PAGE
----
Anyone longing for Kezia Dugdale to take the fight to the SNP just got their wish.
Call it a Penny for Fairness. The Scottish Labour leader has pledged to hike Scots' income tax by one per cent should her party win the Holyrood election in May. (Itself contingent on lightning striking the same flying pig twice and the Pope converting to Rastafari on Easter Sunday.)
It would mean those forking over 20% and 40% of their income to the state would have to stump up 21% and 41% respectively instead. Labour tells us someone on a £30,000 salary would pay under £4 a week extra compared to Nicola Sturgeon on £144,687 a year (cute, real cute) who would have to find an additional £28 a week. The party adds that one in four Scottish workers would see their taxes stay the same while a further one in five would pay less thanks to a new, locally-administered tax rebate scheme.
The tax grab is designed to offset the SNP's £350m cuts to council budgets, which has brought the Scottish Government and local government umbrella body COSLA to a stalemate. It comes after the Scottish Liberal Democrats' similarly progressive Penny for Education was unveiled last week.
According to the Scottish Daily Mail, Dugdale's announcement "will raise fears the SNP leadership could also lurch to the Left and further hammer middle-class families". It is telling that the authentic voice of Middle Scotland is unnerved by the prospect of Labour pushing the Nationalists to the Left. Contrary to the gushings of day-tripper liberal columnists up from London for a look-see during last year's general election, the SNP is not a radical outfit but a cautious, fiscally conservative one.
It has won two devolved elections and governed from the centre ground, during which time middle income families have been protected at the expense of the poor and the struggling. No one can blame the Daily Mail for sticking up for its readers' interests but self-styled "progressive" Nationalists might want to pause and ask why a newspaper they vituperatively define themselves against is so keen to maintain the SNP status quo.
The Scottish Tories are blunter than the Mail. "Labour," they blare, "has lost the plot". And to be fair, it has. Led at UK level by a nukes-surrendering Marxist who buddies up with terrorists and seeks an "accommodation" with the Argentinians over the Falklands, Labour does seem to have set itself up for a lengthy sojourn in the funny farm.
But Dugdale's Penny for Fairness is hardly full communism now. It is bold and progressive and could compel Nicola Sturgeon to do something she has largely avoided during her year of living timidly: Take a decision. Is she for or against progressive taxation?
The First Minister has one of two options. She can tough it out, keep faith with the wisdom that has always guided the smartest minds in Scottish Labour and the SNP: Scots want to be told they are Norwegians but they want to be taxed like Nebraskans. Or she could repeat the ruthless gambit that saw her pinch wholesale Labour's progressive tax policies ahead of the 2015 general election. The difference is: Her party will win this election and win it outright; she will have to deliver the policies she puts forward or be judged accordingly.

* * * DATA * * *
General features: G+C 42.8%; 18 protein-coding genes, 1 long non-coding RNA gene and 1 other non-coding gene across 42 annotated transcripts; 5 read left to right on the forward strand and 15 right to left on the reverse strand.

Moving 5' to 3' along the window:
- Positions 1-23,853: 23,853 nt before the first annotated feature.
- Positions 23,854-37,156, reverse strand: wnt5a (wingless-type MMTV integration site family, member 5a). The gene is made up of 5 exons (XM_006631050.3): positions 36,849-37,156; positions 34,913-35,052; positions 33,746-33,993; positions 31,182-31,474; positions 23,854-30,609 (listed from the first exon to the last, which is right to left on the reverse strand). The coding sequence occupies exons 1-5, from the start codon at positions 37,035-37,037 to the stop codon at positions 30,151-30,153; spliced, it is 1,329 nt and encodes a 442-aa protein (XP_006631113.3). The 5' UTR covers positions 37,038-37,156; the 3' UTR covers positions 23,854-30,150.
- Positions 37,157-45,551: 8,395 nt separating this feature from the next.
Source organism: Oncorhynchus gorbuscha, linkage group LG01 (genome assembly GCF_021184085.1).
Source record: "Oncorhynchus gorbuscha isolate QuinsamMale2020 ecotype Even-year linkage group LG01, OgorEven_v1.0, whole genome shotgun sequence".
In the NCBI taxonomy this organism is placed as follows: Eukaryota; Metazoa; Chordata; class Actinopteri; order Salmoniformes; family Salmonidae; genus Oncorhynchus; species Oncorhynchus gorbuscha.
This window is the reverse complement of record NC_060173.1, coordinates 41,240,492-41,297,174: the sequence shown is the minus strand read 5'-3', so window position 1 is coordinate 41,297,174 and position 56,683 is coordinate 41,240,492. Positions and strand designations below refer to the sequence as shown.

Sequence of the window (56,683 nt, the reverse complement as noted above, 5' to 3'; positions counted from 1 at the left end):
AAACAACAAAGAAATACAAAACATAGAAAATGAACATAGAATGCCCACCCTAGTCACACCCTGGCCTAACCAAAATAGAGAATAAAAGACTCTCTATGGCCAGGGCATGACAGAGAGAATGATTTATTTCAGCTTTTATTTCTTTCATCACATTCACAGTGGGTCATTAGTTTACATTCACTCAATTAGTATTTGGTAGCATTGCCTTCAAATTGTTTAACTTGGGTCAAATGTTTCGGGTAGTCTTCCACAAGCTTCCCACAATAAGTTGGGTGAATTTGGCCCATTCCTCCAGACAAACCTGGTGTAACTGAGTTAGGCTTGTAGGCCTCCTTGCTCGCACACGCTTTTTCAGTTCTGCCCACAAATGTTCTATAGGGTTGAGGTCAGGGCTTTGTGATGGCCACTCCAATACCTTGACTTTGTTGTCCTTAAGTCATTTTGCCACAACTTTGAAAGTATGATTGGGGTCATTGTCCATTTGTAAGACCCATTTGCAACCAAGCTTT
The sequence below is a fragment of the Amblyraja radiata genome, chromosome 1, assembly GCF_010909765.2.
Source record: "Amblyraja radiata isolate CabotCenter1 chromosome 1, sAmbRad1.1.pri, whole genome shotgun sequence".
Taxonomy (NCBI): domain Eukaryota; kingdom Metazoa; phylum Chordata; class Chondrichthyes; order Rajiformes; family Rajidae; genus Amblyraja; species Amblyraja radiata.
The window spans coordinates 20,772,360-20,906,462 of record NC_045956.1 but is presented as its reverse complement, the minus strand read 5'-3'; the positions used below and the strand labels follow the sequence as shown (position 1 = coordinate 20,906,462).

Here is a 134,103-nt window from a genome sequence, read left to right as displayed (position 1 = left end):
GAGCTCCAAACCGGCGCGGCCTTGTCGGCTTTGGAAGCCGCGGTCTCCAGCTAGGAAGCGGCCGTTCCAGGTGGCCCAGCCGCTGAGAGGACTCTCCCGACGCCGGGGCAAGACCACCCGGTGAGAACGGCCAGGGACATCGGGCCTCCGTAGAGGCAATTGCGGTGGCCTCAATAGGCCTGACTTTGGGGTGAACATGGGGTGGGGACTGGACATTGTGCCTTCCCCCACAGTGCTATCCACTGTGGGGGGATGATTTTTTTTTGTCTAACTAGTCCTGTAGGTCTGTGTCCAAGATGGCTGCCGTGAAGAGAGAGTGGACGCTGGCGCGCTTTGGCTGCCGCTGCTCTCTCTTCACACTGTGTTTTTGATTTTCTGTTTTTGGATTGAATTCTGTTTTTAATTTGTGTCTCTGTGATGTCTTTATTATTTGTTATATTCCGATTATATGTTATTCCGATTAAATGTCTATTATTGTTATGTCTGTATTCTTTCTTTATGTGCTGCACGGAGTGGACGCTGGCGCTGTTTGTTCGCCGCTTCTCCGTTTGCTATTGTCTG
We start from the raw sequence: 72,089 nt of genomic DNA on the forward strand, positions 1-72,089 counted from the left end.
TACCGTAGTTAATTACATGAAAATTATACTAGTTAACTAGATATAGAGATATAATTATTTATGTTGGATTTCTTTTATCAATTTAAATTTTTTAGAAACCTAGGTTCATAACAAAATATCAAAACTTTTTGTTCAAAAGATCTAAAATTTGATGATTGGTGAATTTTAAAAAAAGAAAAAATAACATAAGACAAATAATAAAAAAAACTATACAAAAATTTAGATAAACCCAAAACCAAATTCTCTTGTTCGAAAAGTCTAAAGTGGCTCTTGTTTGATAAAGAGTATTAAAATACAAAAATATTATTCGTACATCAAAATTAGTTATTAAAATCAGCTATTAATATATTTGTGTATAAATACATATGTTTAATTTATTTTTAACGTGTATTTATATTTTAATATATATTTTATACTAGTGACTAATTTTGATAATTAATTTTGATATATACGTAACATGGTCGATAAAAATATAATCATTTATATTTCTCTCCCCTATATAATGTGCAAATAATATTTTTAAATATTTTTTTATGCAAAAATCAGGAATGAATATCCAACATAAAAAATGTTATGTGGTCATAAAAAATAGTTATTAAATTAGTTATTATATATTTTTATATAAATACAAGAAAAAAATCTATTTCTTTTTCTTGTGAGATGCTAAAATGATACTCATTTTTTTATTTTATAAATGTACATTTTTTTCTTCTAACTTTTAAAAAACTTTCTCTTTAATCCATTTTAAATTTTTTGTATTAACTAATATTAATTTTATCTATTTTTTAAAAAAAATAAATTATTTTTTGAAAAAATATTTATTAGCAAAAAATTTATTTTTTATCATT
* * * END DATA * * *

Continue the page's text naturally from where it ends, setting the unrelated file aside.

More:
Is Scotland willing to pay more tax for better services? Even if we aren't, there is strategic value to Dugdale's policy. Labour cannot win in May - it cannot even deprive the Nationalists of a majority - but it can nail them down once and for all. Labour has nothing left to lose so why not go down swinging, left-hooking the SNP again and again. Define them as the dead-centre triangulators they are; cause some unease in their ranks; force a few internal ructions and a misstep here and there.
There is a nobler concern at stake. The self-delusion that we can fund social democracy on Thatcherite tax levels is no longer a mere political curiosity but a very real threat to quality public services. For proof look no further than the SNP's nine-year council tax freeze. A vote-winner for the Nats but a grim reaper for local services, especially those relied upon by the poor and socially excluded. New Labour cleverly deployed stealth taxes and redistributed on the QT but political and economic minds like Tony Blair and Gordon Brown come along once in a generation, if that.
The choice facing voters, in Scotland as elsewhere, is whether they are prepared to pay modestly higher taxes or whether they can live with workmanlike public services. I suspect most would respond the former and vote the latter but for the sake of a mature debate on public policy the question has to be put. Scottish Labour knows it is going down to defeat on the political argument; why not have a stab at winning the intellectual argument.
Of course, that's not what political parties are for. They're here to win elections. These days in Scotland that's the SNP's job, not Labour's, but they've had a very easy ride for a very long time. Kezia Dugdale's Penny for Fairness could put an end to that.
The Red Tories are dead. Long live the Yellow Tories?
Analysis by Stephen Daisley, STV's digital politics and comment editor. You can contact him at firstname.lastname@example.org.